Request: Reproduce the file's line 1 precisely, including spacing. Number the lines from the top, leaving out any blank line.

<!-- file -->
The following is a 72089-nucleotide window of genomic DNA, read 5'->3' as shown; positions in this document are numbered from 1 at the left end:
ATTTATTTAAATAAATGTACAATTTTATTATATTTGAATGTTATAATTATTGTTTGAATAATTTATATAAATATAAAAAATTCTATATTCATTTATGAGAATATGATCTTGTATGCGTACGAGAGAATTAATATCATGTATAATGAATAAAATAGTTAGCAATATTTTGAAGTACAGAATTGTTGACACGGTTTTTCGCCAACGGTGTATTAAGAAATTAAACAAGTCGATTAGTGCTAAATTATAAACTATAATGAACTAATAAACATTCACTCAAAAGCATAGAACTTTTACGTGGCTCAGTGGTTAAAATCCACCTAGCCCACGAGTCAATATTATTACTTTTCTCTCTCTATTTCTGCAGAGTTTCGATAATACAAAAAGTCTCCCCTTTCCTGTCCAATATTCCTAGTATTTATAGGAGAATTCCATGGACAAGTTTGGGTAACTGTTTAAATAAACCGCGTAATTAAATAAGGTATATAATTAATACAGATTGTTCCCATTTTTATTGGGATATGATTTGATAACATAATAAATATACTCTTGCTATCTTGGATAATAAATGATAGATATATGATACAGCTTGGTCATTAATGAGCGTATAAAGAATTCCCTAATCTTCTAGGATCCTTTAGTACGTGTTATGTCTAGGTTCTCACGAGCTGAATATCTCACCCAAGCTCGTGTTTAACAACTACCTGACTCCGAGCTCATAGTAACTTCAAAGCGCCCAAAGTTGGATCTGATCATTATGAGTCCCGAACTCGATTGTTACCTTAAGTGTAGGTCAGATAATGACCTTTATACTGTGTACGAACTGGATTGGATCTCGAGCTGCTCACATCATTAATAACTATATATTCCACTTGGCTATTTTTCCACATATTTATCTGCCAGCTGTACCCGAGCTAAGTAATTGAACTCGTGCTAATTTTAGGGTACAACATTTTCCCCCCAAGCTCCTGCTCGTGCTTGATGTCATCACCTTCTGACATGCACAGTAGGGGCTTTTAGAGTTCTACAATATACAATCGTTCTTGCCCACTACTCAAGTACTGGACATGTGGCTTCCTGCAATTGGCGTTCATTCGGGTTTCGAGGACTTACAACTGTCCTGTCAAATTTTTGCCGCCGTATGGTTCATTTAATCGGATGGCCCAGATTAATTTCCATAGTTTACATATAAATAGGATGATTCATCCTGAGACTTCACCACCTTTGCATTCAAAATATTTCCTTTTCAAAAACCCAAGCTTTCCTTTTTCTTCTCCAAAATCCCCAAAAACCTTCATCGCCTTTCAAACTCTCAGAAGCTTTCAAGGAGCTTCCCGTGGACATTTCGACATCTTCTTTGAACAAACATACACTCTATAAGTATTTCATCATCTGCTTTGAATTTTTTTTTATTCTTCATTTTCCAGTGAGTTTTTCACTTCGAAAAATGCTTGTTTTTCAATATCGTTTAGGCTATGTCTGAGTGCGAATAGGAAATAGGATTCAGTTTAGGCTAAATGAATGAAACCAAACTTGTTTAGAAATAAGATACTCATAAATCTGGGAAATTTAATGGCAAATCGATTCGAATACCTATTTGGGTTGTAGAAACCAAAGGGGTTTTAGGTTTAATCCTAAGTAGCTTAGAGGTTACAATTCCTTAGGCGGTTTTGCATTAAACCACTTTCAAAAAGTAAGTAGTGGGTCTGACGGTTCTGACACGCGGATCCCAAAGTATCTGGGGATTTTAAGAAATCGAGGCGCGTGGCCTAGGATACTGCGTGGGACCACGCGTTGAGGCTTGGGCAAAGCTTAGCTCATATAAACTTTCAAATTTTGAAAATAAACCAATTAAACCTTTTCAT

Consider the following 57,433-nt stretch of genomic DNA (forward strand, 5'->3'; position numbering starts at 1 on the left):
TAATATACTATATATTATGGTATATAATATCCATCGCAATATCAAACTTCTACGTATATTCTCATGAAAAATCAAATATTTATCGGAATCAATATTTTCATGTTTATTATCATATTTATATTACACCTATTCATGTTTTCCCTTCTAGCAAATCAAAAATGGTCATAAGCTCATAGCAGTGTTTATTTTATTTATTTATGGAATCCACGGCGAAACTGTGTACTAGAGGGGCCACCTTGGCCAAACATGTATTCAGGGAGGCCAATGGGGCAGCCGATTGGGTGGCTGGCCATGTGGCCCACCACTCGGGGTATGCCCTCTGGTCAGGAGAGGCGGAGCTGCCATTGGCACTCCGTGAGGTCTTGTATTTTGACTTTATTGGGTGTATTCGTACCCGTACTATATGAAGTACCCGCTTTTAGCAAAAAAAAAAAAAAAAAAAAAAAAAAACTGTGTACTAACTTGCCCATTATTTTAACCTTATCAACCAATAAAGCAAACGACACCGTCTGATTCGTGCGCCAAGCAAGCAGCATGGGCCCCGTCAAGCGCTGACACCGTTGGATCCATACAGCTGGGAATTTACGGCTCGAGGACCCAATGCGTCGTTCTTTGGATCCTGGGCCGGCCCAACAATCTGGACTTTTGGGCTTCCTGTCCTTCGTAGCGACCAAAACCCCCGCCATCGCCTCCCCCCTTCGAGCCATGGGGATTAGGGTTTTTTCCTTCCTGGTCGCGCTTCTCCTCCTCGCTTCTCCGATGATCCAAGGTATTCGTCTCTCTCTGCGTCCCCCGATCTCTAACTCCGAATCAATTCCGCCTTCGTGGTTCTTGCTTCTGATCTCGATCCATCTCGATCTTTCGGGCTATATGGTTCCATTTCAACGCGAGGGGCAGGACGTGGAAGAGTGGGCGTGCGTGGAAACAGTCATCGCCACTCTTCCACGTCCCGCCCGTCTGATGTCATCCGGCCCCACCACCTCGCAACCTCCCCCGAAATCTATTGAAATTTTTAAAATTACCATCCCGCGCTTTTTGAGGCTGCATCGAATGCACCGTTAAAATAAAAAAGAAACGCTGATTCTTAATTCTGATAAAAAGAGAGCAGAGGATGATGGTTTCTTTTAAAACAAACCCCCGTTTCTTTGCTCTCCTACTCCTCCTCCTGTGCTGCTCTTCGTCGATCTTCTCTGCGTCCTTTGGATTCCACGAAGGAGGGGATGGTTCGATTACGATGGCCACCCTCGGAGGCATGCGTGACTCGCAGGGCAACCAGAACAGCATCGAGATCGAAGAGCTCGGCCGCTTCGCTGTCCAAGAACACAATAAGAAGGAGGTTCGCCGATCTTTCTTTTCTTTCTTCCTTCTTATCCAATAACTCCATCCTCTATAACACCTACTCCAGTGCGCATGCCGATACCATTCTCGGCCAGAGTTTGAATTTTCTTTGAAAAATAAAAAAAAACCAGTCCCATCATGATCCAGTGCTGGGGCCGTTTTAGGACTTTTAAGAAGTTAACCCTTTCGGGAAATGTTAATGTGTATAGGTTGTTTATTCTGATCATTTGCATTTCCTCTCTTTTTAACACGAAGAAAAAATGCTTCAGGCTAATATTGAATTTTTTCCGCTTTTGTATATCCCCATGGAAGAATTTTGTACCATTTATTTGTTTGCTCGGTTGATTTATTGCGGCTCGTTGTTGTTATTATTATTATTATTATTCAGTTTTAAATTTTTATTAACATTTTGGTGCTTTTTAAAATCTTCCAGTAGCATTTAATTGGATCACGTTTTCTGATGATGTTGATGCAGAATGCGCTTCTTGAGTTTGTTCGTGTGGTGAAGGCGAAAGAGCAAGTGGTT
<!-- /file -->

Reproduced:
The following is a 72089-nucleotide window of genomic DNA, read 5'->3' as shown; positions in this document are numbered from 1 at the left end: